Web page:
Sandra Tournemille is an animator and illustrator who lives in Niagara Falls, Ontario, Canada.
As an illustrator, she communicates visually through art expression more than in words.
Because I wanted a diversity of voices and expressions, I invited her to contribute to the Staying Sane series.
This is an anxiety that has ruined many opportunities in my life.
The definition of social phobia is the fear and anxiety of being judged and evaluated negatively by other people, leading to feelings of inadequacy, embarrassment, humiliation, and depression.
I feel overwhelmed at the thought of going to large social “mixers” or parties.
I love live music, but I really can’t handle the crowds anymore.
When I was a teenager, I would binge drink at parties to feel “normal” and try to fit in with the party mentality.
Now when I look back at this, I realize I was trying to calm my nervous system to function around large groups of people. Deep down, I was convinced there was something terribly wrong with me.
As an adult, I am less self-destructive – although you won’t find me at a networking event without a drink in hand if it’s available.
Or you may find me hiding in the bathroom for most of the evening.
I am guilty of cancelling events at the last minute because the thought of being in social situations is just too much.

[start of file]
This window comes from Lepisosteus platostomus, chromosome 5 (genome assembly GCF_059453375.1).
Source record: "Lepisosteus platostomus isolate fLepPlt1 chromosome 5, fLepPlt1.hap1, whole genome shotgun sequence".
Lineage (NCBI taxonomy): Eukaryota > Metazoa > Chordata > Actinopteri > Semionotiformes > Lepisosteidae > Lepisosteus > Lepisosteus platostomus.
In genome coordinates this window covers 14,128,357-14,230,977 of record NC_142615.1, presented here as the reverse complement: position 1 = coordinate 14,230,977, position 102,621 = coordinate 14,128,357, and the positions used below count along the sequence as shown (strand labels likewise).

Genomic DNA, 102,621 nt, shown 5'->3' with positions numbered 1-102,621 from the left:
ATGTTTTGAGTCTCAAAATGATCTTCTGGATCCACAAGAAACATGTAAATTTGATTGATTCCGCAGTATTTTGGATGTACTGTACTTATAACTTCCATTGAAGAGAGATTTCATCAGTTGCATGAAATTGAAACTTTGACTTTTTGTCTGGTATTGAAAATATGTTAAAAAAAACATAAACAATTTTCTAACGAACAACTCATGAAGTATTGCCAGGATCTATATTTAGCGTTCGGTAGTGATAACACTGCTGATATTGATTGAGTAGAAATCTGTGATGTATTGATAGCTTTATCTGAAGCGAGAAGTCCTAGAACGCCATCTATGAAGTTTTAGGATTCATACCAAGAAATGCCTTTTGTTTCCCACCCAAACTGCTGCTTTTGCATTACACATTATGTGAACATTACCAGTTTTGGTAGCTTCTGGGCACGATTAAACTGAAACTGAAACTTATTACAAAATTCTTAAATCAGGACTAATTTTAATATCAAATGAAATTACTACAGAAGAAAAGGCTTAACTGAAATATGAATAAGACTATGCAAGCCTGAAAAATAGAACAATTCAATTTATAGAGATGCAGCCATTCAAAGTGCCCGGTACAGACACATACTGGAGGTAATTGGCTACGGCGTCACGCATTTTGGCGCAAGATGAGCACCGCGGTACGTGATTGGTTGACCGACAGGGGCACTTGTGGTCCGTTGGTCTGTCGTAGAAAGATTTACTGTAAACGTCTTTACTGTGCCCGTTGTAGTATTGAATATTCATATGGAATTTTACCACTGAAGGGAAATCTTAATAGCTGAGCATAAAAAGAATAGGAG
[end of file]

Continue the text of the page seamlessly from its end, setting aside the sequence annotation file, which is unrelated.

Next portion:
Even at the expense of finding new business or meeting up with dear friends with who I would generally love to spend time.
During the pandemic, you would think I would thrive under such anti-social lockdowns.
But in fact, it’s been the opposite.
Although I am a mess in social situations, I need one-on-one time with close friends, and small gatherings of 4-6 people are necessary to my survival.
When the conversation has a chance to move deeper than small talk, I feel so very human.
And my mental health is restored.
How’s your pandemic lockdown going?
I’m over here experiencing an identity crisis of sorts: severe anxiety over my business and my hot and cold desire to burn everything to the ground.
I decided to draw about my internal excavation project.
It’s ongoing. It’s painful.
I feel quite a bit of shame for being in my mid-forties and still not understanding who the hell I am.
Isn’t your 20s the time for self-discovery?
Some would call this a mid-life crisis. I can’t disagree.
But I would also like to mention that the added spice from our lovely global pandemic, combined with the financial and emotional shit show we’re experiencing, is something to consider.
But you know, suffering is typically a ripe time for creativity.
So, why should I hold back?
Also, art expression is an excellent tonic for mental distress.
Connect with Sandra